Join us on Friday, April 16 for our next graduate student engagement Meet-and-Greet event, “Including the Differently Abled at Work.” This panel will focus on three key questions:
- How do people who are differently abled — either neurologically or physically — add value to organizations?
- In what ways can and do organizations support the differently abled?
- How can and should organizations specifically recruit the differently abled?
About Our Guests
Lori Golden is the Abilities Strategy Leader at Ernst & Young, where she drives efforts to build an enabling, inclusive environment for people of all abilities. She advises the firm's over 1,000 member AccessAbilities professional network, leads initiatives to enhance accessibility in EY offices, communications, meetings, trainings and technology, educate EY people on abilities issues and create new recruiting and employment models. Lori’s helped build innovative programs including [email protected] on ergonomics; EY’s Neurodiversity Centers of Excellence; and We Care, helping colleagues support colleagues struggling with mental illness or substance misuse.
A frequent speaker on disabilities employment issues, Lori serves on the U.S. Department of Labor's Circle of Champions, the Disability: IN Global Roundtable, the Autism at Work Employer Roundtable, is vice chair of the board of TransCen and served on the board of directors of the U.S. Business Leadership Network (USBLN) and its corporate advisory board.
Lori is a winner of EY’s Chairman’s Values Award and a two-time winner of the firm’s Better Begins with You Award. She's been with Ernst & Young 22 years and is a graduate of Harvard University.
Megan Lawrence, Ph.D. is the Senior Accessibility Technical Evangelist at Microsoft and has 15 years of experience working with the disability community. Dr. Lawrence builds trusted relationships with customers, NGOs and assistive technology partners to further Microsoft’s mission of empowering every person and organization to achieve more through the lens of inclusion.
Megan grew up the mountains and wanted to be a geographer. She pursued an Ph.D. in Geography from the university of Oregon and really focused on light and low-vision navigation and geospatial tool development to create technology for those who are blind or have low vision. Transitioning from geography to Microsoft, Megan took a role as a research scientist working with people with disabilities and wanted to make technology that is used every day more accessible. Megan considers herself a futurist. What is coming next? How can we make sure that we’re prepared for tomorrow? Since the ongoing pandemic began, Megan’s role has shifted a bit from diversity and inclusion for those with disabilities to also assist those who are struggling with mental health. Megan also discusses how business schools can be more accommodating for those with disabilities. It’s important to note that people with disabilities makes up a large part of the work force, and we should be able to partner and learn from each other to create a multifaceted ecosystem.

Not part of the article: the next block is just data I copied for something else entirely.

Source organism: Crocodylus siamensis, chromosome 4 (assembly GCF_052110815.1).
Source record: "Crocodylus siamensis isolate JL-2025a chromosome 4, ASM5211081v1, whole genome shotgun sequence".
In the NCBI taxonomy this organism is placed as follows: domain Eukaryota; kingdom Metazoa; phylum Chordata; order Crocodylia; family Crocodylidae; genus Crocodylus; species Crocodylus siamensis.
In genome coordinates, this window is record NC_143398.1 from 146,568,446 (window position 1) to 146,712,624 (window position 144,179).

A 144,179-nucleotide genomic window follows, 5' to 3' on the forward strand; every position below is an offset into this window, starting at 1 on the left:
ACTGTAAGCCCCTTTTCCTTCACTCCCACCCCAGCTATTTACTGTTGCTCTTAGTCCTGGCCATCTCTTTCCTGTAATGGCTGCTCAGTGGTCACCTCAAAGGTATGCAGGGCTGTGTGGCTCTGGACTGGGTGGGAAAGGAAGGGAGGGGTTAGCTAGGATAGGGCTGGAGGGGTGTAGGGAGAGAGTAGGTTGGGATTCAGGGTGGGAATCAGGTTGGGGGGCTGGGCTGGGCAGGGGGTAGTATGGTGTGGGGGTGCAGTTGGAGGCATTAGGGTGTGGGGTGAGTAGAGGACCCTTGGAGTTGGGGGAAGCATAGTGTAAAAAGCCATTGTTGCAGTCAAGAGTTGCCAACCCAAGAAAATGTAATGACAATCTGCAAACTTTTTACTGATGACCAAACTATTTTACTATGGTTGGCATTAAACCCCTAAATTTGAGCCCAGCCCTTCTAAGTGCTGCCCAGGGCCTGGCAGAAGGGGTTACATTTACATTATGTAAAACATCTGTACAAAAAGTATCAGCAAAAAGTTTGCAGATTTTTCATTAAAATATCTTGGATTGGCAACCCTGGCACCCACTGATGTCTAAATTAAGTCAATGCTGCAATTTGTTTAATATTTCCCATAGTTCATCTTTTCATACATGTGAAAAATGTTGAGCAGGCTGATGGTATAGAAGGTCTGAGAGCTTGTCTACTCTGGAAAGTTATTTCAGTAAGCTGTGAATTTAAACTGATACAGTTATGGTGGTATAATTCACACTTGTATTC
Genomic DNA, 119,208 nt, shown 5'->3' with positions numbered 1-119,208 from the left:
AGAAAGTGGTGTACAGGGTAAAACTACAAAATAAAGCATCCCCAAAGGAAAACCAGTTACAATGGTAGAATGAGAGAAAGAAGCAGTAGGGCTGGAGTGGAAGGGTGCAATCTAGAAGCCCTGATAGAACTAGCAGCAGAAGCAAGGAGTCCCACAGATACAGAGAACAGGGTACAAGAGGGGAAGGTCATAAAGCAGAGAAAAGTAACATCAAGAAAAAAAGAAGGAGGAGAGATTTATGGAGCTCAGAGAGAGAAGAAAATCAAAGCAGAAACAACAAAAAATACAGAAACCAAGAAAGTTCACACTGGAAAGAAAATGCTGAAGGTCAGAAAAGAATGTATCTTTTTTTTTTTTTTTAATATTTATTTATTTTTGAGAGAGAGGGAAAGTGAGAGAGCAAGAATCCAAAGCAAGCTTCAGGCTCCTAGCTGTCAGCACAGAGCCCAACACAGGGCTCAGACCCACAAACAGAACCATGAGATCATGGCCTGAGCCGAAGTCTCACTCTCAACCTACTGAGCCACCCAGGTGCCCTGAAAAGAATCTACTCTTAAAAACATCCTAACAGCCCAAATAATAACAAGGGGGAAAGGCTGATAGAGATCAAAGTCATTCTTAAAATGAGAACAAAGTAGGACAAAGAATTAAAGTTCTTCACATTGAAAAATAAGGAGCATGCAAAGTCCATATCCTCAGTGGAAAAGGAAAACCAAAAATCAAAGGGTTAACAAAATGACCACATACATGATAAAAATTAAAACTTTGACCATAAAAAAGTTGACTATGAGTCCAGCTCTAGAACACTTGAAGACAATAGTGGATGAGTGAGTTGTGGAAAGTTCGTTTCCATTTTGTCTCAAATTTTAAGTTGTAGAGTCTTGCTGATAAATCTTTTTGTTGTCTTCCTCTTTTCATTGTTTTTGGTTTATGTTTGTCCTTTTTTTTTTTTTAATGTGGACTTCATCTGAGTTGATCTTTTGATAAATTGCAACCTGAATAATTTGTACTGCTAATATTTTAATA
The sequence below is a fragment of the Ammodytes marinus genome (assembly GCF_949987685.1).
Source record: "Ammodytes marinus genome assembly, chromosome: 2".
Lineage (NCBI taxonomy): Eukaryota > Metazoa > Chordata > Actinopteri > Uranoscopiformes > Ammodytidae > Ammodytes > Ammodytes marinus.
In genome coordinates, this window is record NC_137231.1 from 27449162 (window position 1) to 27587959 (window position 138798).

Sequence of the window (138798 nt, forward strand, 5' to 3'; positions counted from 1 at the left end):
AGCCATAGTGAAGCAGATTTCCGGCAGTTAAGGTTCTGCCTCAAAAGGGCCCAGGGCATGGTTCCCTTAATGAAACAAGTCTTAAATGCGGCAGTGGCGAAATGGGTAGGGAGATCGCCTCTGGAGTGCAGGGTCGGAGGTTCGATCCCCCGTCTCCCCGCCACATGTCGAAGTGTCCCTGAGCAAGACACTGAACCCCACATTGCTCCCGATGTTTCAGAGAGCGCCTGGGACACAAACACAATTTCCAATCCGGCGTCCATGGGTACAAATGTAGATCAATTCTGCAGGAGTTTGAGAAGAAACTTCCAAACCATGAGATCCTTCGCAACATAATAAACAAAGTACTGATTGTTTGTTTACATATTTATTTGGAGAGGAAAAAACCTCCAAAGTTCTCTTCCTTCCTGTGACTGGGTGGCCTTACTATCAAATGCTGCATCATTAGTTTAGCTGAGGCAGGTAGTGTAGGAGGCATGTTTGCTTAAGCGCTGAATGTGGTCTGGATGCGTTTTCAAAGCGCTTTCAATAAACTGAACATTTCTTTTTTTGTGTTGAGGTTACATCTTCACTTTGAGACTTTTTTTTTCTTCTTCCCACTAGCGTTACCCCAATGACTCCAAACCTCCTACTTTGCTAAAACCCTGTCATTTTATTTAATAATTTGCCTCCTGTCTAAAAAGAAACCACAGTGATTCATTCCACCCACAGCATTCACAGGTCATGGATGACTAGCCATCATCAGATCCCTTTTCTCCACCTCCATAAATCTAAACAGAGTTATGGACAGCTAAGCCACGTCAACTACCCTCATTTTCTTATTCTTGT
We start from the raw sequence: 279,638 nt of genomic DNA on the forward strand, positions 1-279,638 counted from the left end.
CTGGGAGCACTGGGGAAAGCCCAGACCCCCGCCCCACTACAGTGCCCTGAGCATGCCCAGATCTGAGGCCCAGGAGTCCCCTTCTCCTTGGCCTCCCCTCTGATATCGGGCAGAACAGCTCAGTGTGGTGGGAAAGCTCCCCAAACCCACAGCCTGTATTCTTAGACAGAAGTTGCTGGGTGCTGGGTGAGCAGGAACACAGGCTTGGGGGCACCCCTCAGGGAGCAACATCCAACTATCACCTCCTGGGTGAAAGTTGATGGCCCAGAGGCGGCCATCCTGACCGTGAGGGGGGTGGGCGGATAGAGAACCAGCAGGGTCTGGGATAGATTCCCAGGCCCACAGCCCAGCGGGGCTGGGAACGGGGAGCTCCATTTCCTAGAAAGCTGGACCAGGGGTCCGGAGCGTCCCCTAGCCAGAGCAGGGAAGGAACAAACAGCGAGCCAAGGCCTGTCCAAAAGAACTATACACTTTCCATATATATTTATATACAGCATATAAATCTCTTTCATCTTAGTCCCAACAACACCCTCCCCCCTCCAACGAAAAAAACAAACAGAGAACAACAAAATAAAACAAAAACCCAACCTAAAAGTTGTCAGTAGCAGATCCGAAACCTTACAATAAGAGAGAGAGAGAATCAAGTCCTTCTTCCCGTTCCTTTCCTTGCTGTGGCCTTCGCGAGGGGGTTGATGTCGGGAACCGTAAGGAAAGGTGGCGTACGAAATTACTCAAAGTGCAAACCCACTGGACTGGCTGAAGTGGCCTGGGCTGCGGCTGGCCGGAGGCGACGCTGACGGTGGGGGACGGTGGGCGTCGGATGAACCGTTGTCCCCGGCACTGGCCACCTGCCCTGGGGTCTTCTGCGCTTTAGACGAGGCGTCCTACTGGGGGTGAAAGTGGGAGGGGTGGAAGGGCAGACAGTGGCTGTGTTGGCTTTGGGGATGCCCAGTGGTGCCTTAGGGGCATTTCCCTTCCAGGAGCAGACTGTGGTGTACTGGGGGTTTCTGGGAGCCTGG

About GWSB Meet-and-Greet Events
GWSB hosts a series of graduate student engagement events throughout the academic year to foster beyond-the-classroom learning and build community between alumni, corporate/employment partners, faculty, staff, and students.
Organized by the Office of Graduate programs, our Meet-and-Greets are 75-minute online events on different topics featuring a small panel of 2-3 alumni or corporate/employment partner representatives sharing thoughts on a particular theme. These events are moderated by a GW graduate student and attended by GWSB graduate students, alumni, faculty and staff. All of GWSB’s 1600+ graduate students are invited to the events, along with our global alumni network of over 250,000 as well as our 250+ faculty and staff.
Meet-and-Greet events are organized into three parts:
- Panel Discussion (25 minutes) – The Associate Dean for Graduate Programs welcomes attendees and introduces the event student moderator. The moderator introduces panelists and facilitates a discussion with the panel around the event’s key questions.
- Breakout Discussion (15 minutes) – Participants are placed in random groups of four to share what they found most interesting about the panel discussion and brainstorm questions to ask the panel during the question-and-answer session.
- Q&A (35 minutes) – Breakout groups return to plenary, and the moderator facilitates a question and answer session. During this part of the event, the moderator also shares in the chatbox a list of resources pre-selected by the panelists so participants can learn more about the event topic.